The Global Positioning System (GPS) is a satellite constellation supporting highly accurate positioning, navigation and timing (PNT) measurements worldwide. As one of the first satellite positioning systems, GPS has become integral to work done worldwide, including precision agriculture, autonomous vehicles, marine or aerial surveying and defense applications.
In this article, we explain what GPS is, how it works, what the differences are between GPS and other satellite systems like Global Navigation Satellite Systems (GNSS), as well as the equipment and applications GPS supports. You can find further information on GPS and satellite technologies in our book, An Introduction to GNSS.
GPS is one of many GNSS that provides positioning, navigation and timing (PNT) measurements. While operated by the U.S. Space Force, a branch of the U.S. Armed Forces, GPS is available for use by anyone worldwide.
GPS was started in 1973, launching its first satellite in 1978. Satellites are developed and launched in series known as blocks. In total, 10 Block I GPS satellites were launched between 1978 and 1981. The Block II series satellites were launched beginning in 1989 and were capable of broadcasting on two L-Band radio frequencies. GPS’ Block II had several developmental series, including Block IIA, IIR, IIR-M and IIF. Each set of satellites built upon the previous designs and capabilities, culminating in Block III. This third generation of GPS satellites begins with Block IIIA series’ new signals and higher broadcasting power. The first IIIA satellite of 10 was launched in 2018.
GPS stands for Global Positioning System. It’s also often used to describe the positioning system itself, for example, your vehicle’s built-in GPS.
Like many other GNSS constellations, GPS includes three main segments: the space segment, control segment and user segment.
The GPS space segment includes over 30 satellites in orbit operated and maintained by the U.S. Space Force. These satellites broadcast radio signals to control and monitoring stations on Earth and directly to users requiring highly precise satellite positioning.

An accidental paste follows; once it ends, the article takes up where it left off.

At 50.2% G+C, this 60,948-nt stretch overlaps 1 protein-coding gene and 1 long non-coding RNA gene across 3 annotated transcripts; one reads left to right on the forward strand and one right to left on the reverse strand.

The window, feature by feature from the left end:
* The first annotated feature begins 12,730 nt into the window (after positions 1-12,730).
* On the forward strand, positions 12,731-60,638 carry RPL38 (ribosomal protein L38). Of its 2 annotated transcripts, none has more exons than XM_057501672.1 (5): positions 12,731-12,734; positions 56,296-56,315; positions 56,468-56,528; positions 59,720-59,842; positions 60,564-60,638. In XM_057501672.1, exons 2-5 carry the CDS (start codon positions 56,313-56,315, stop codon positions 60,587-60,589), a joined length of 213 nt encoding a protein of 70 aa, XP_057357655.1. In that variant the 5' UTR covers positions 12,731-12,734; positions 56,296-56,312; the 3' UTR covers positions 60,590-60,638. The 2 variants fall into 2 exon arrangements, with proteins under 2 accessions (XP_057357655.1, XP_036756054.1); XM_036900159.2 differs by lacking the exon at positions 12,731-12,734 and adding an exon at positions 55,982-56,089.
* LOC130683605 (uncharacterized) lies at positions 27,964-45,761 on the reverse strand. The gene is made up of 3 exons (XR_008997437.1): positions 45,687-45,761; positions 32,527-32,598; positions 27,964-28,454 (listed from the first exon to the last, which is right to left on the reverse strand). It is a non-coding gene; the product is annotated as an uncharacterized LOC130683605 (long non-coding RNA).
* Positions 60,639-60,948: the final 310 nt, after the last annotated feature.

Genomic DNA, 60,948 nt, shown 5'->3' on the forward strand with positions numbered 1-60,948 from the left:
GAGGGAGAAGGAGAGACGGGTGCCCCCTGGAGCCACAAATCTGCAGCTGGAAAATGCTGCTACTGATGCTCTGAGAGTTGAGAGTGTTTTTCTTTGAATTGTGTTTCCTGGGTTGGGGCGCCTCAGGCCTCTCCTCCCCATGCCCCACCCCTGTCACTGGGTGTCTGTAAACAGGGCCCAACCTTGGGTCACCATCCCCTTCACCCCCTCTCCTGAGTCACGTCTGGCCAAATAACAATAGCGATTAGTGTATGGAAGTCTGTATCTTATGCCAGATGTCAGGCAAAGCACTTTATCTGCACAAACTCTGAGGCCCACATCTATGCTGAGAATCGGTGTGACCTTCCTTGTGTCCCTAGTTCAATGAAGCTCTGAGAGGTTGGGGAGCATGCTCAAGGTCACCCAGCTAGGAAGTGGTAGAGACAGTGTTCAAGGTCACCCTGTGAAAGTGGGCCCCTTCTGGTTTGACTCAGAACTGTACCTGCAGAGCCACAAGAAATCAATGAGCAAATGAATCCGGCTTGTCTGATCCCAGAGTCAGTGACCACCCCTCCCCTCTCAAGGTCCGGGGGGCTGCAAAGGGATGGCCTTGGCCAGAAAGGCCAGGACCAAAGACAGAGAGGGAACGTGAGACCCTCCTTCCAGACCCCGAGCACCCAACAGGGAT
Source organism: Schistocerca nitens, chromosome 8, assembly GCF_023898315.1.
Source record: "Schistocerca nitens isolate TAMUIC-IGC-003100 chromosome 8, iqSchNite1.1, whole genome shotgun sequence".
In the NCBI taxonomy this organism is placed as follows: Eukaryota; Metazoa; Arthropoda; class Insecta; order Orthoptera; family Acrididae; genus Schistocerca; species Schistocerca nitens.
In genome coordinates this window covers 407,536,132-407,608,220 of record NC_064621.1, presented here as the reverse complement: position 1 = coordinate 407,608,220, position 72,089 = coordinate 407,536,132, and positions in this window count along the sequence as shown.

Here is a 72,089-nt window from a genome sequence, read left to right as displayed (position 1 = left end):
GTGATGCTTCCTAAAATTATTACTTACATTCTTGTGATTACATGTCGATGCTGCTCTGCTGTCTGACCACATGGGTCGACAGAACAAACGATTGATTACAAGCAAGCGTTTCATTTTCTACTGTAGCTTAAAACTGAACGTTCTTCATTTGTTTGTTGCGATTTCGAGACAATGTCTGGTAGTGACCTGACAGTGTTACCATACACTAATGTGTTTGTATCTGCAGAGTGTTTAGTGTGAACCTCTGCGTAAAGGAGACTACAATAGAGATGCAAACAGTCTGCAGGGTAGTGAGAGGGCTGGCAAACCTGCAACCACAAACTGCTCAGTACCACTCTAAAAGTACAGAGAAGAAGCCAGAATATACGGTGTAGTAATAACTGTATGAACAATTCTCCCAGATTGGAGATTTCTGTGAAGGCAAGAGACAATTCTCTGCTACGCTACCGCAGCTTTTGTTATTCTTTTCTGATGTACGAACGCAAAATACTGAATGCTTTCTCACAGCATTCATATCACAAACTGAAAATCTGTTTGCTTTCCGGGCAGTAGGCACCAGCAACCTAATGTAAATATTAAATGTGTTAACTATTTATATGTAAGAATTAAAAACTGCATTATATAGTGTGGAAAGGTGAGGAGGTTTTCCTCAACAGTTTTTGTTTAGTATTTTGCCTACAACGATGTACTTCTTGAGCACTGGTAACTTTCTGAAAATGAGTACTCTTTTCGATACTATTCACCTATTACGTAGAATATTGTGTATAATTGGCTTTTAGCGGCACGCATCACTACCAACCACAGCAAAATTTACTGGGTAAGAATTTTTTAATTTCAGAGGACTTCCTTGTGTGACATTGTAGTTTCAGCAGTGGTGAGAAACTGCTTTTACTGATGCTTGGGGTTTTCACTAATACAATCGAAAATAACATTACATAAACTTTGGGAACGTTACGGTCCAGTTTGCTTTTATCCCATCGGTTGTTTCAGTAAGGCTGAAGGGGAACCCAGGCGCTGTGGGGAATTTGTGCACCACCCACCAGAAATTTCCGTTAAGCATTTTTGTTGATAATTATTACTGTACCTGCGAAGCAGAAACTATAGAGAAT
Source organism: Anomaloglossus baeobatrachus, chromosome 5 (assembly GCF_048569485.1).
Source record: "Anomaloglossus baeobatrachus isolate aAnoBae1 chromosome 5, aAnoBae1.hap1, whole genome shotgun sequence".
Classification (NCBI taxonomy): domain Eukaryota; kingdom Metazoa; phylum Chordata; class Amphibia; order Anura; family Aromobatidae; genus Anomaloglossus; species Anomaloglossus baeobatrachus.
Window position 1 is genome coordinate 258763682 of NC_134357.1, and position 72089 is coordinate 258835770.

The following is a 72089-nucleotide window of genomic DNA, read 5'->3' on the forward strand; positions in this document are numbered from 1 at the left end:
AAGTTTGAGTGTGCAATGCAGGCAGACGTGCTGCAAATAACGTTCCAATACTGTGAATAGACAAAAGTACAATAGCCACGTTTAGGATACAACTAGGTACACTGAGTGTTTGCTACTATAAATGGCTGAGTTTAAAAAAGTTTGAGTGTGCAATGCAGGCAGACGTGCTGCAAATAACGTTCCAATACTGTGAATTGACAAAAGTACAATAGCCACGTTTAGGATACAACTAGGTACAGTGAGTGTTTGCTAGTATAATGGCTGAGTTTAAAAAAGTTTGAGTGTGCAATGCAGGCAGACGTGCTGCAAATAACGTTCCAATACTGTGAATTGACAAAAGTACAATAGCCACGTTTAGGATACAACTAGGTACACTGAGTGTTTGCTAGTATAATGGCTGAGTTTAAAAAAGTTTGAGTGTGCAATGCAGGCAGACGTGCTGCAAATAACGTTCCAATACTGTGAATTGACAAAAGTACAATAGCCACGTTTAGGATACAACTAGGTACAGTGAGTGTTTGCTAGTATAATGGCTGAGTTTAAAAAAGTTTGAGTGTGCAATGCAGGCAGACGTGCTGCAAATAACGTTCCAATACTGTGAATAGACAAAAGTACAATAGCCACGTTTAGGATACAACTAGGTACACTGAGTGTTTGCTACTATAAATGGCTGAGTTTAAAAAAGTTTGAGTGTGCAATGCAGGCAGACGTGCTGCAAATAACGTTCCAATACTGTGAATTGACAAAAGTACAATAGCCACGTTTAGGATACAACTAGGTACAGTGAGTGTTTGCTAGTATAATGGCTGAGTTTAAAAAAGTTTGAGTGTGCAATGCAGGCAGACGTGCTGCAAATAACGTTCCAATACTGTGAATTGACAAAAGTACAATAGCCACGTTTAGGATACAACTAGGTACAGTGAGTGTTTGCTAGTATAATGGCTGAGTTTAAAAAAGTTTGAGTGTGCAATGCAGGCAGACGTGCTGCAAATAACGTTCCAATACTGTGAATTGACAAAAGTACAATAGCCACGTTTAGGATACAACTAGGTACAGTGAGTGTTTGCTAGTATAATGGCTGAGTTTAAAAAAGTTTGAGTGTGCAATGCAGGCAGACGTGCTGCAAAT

The U.S. Space Force also oversees the GPS control segment. It includes master control and backup control stations, dedicated ground antennas and several monitor stations located worldwide. These stations work to ensure GPS satellites are healthy, orbiting in the correct locations and have accurate atomic clocks on board. These stations are integral to the overall health and accuracy of the GPS constellation.
The user segment includes everyone relying upon GPS satellites for PNT measurements. From a mobile phone providing directions to autonomous vehicles requiring lane-level positioning accuracy; from a farmer tracking planting and harvesting routes year-over-year to a UAV mapping a rainforest, many applications use GPS for high precision positioning and accuracy around the world.
Satellites are continually broadcasting their orbital position and exact time at that position on radio frequencies. That signal is received by antennas, along with at least three other satellite signals, then processed in a GPS receiver to compute a user’s location.
GPS broadcasts on L1 (1575.42 MHz), L2 (1227.60 MHz) and L5 (1176.45 MHz) civilian frequencies; GPS also broadcasts on L3 (1381.05 MHz) and L4 (1379.913 MHz) for governmental and regional satellite-based augmentation systems (SBAS). Several satellites also broadcast M-code, a military code carried on the L1 and L2 frequencies designed for exclusive use by the U.S. military.
M-code is a GPS-specific signal broadcast to support the United States Department of Defense. This signal was first broadcast with the launch of the Block IIR-M satellite in 2005. M-code provides a layer of defense against jamming interference through 21 M-code-capable GPS satellites.
M-code broadcasts on the existing GPS L1 and L2 L-Band frequencies but is modulated to not interfere with L1/L2 signals. Military receivers can compute PNT through M-code alone. Further, military applications use M-code to increase power to L1 and L2 signals to build resilience against interference, jamming and spoofing incidents. GPS signals are still susceptible to jamming, but M-code provides a layer of defense against such interference. There are many additional layers of anti-jamming defenses critical to establishing assured PNT on GPS systems.